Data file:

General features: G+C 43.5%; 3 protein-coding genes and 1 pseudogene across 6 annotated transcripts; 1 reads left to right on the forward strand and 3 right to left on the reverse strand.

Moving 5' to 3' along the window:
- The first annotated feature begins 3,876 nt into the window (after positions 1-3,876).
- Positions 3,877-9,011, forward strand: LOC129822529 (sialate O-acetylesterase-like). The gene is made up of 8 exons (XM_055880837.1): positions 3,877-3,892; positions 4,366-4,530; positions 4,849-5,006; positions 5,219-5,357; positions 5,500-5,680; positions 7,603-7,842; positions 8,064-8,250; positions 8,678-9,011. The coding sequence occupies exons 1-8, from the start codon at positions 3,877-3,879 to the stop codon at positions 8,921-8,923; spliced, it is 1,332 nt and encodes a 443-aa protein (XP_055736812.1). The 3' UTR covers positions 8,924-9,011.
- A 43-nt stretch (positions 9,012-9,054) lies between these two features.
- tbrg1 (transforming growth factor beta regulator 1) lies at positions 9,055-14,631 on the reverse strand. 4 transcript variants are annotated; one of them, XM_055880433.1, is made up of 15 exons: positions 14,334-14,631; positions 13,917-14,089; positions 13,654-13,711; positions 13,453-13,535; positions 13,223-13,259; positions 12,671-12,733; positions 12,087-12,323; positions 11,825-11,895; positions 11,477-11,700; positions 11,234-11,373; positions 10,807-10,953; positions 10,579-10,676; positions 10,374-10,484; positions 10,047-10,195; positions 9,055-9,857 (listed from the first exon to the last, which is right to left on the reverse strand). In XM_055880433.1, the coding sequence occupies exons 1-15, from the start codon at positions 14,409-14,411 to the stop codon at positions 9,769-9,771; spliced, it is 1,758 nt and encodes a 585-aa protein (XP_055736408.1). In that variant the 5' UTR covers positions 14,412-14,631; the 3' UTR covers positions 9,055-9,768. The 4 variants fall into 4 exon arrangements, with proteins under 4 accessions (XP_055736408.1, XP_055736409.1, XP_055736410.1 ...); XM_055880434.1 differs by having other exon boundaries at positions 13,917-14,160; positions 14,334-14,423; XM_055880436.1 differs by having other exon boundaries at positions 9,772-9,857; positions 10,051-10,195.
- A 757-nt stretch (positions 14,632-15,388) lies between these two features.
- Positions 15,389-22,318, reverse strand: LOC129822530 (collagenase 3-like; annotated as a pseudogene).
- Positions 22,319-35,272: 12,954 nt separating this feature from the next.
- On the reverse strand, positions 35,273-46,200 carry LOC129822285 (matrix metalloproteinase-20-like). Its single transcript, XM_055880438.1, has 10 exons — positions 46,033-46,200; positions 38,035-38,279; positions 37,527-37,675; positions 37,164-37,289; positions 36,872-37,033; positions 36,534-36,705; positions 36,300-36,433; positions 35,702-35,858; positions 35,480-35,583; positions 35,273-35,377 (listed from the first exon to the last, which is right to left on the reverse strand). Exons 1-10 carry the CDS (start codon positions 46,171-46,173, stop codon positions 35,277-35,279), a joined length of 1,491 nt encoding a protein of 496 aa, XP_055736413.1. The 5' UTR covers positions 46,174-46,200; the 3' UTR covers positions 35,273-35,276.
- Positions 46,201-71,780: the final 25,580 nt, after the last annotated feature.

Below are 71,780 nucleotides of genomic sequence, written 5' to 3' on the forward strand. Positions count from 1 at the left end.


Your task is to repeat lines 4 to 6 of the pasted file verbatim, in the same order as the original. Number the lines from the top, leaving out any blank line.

- Positions 3,877-9,011, forward strand: LOC129822529 (sialate O-acetylesterase-like). The gene is made up of 8 exons (XM_055880837.1): positions 3,877-3,892; positions 4,366-4,530; positions 4,849-5,006; positions 5,219-5,357; positions 5,500-5,680; positions 7,603-7,842; positions 8,064-8,250; positions 8,678-9,011. The coding sequence occupies exons 1-8, from the start codon at positions 3,877-3,879 to the stop codon at positions 8,921-8,923; spliced, it is 1,332 nt and encodes a 443-aa protein (XP_055736812.1). The 3' UTR covers positions 8,924-9,011.
- A 43-nt stretch (positions 9,012-9,054) lies between these two features.
- tbrg1 (transforming growth factor beta regulator 1) lies at positions 9,055-14,631 on the reverse strand. 4 transcript variants are annotated; one of them, XM_055880433.1, is made up of 15 exons: positions 14,334-14,631; positions 13,917-14,089; positions 13,654-13,711; positions 13,453-13,535; positions 13,223-13,259; positions 12,671-12,733; positions 12,087-12,323; positions 11,825-11,895; positions 11,477-11,700; positions 11,234-11,373; positions 10,807-10,953; positions 10,579-10,676; positions 10,374-10,484; positions 10,047-10,195; positions 9,055-9,857 (listed from the first exon to the last, which is right to left on the reverse strand). In XM_055880433.1, the coding sequence occupies exons 1-15, from the start codon at positions 14,409-14,411 to the stop codon at positions 9,769-9,771; spliced, it is 1,758 nt and encodes a 585-aa protein (XP_055736408.1). In that variant the 5' UTR covers positions 14,412-14,631; the 3' UTR covers positions 9,055-9,768. The 4 variants fall into 4 exon arrangements, with proteins under 4 accessions (XP_055736408.1, XP_055736409.1, XP_055736410.1 ...); XM_055880434.1 differs by having other exon boundaries at positions 13,917-14,160; positions 14,334-14,423; XM_055880436.1 differs by having other exon boundaries at positions 9,772-9,857; positions 10,051-10,195.